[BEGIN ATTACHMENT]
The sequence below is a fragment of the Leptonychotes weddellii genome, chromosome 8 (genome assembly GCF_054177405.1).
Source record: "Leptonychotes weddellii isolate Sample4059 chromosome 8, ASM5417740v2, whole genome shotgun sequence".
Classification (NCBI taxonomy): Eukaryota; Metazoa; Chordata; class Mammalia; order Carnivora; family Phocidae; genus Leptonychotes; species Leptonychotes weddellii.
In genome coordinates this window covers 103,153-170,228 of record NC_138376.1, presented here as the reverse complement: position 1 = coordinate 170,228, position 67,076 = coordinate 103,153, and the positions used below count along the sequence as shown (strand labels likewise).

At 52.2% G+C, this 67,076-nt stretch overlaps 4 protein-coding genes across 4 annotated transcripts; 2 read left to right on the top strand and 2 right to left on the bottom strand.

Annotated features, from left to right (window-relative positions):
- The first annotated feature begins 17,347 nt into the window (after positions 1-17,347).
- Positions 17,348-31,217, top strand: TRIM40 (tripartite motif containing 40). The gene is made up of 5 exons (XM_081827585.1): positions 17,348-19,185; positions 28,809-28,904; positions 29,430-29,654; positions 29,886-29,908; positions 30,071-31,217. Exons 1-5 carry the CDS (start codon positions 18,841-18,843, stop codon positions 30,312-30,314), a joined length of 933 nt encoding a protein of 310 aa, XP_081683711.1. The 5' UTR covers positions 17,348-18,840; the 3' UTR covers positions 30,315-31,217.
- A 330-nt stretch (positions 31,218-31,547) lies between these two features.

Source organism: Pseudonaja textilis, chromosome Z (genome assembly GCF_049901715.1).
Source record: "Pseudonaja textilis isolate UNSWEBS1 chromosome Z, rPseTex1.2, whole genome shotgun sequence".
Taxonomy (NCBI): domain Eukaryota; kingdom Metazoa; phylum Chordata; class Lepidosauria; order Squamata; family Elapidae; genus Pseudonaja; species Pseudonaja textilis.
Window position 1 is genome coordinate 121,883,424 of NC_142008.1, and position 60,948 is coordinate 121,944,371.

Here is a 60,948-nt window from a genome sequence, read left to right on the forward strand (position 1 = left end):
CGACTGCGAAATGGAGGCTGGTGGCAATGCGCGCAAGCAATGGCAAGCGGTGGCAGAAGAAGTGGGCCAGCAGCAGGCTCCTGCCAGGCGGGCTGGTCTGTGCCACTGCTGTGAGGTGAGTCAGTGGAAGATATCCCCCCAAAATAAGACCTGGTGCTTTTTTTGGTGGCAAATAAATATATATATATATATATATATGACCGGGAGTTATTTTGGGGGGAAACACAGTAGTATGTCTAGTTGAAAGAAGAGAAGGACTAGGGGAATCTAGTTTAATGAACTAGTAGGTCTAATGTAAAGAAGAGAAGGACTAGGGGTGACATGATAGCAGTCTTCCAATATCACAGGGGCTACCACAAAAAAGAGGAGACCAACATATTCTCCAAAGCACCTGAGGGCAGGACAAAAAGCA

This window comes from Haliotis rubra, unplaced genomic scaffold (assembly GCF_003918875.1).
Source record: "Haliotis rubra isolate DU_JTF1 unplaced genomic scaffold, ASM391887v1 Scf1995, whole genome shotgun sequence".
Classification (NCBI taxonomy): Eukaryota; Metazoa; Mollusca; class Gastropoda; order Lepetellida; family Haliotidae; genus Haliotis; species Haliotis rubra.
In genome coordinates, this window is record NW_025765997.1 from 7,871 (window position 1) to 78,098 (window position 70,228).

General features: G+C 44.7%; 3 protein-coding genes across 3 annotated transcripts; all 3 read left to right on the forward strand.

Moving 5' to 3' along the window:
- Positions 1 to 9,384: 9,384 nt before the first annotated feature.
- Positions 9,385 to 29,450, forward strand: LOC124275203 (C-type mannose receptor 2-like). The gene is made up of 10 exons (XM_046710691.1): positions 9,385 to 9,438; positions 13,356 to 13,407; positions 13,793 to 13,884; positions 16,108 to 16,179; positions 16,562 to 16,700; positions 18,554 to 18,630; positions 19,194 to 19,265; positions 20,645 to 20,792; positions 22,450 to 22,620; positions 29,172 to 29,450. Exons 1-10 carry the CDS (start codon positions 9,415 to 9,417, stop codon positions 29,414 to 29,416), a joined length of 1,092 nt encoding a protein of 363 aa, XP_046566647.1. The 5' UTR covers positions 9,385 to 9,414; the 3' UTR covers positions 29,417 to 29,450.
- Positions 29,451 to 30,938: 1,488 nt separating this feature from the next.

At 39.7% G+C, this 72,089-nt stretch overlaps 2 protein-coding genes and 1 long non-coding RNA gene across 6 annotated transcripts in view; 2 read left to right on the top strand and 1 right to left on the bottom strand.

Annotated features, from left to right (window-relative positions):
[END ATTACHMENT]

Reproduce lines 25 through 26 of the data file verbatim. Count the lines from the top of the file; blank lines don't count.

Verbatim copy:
At 39.7% G+C, this 72,089-nt stretch overlaps 2 protein-coding genes and 1 long non-coding RNA gene across 6 annotated transcripts in view; 2 read left to right on the top strand and 1 right to left on the bottom strand.

Annotated features, from left to right (window-relative positions):